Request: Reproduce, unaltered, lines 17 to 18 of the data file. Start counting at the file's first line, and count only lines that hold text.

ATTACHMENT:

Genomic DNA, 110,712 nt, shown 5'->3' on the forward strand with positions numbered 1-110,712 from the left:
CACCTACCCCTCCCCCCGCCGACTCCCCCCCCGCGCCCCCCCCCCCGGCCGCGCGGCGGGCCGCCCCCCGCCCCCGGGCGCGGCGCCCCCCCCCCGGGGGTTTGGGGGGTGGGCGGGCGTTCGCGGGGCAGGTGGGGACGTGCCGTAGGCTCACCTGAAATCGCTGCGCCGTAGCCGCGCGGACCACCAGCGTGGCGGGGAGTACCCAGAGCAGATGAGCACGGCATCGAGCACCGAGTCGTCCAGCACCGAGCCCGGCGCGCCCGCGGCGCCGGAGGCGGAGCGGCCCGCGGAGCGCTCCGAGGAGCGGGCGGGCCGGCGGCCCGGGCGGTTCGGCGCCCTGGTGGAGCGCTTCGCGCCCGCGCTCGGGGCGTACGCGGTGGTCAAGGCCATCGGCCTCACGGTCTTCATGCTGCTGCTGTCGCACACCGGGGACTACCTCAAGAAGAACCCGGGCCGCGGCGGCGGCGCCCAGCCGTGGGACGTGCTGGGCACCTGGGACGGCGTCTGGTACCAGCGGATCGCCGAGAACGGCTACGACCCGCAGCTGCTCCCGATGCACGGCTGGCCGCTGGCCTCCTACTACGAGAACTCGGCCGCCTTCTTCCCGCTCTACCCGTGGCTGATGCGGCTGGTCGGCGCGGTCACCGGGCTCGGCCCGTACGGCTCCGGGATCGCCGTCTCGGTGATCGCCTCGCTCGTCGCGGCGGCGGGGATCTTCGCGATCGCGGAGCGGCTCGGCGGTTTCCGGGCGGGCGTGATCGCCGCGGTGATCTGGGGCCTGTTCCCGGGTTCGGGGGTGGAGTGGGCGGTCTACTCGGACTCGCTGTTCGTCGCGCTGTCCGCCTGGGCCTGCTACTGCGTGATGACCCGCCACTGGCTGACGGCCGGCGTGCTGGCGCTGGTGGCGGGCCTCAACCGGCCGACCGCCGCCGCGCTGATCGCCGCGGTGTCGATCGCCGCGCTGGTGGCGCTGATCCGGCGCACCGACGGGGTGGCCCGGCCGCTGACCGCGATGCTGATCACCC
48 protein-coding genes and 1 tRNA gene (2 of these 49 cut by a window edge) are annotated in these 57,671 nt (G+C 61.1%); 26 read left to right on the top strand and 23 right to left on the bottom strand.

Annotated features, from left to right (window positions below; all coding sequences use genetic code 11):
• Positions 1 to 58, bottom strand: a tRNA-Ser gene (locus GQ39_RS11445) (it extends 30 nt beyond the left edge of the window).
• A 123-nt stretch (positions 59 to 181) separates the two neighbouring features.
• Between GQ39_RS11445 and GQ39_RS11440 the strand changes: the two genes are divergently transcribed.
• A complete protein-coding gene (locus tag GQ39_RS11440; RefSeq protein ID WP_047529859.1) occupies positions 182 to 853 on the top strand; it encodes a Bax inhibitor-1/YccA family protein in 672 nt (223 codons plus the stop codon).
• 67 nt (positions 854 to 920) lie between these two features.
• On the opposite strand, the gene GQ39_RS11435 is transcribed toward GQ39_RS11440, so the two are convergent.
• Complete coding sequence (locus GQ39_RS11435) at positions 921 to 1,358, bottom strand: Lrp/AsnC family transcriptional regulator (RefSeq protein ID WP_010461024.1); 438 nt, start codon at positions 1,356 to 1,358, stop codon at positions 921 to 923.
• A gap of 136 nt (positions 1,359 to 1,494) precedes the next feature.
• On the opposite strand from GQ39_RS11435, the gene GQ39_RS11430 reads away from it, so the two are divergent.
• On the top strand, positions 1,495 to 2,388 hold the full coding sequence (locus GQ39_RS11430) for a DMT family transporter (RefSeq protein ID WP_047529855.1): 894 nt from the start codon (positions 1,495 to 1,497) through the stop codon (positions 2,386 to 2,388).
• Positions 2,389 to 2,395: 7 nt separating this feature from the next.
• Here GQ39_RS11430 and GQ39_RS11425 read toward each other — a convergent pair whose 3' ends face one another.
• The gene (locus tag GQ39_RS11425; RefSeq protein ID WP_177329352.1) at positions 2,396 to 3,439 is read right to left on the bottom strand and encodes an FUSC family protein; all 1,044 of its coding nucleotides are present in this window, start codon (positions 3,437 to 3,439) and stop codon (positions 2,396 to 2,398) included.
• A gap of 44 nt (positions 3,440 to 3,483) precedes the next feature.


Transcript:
• The gene (locus tag GQ39_RS11425; RefSeq protein ID WP_177329352.1) at positions 2,396 to 3,439 is read right to left on the bottom strand and encodes an FUSC family protein; all 1,044 of its coding nucleotides are present in this window, start codon (positions 3,437 to 3,439) and stop codon (positions 2,396 to 2,398) included.
• A gap of 44 nt (positions 3,440 to 3,483) precedes the next feature.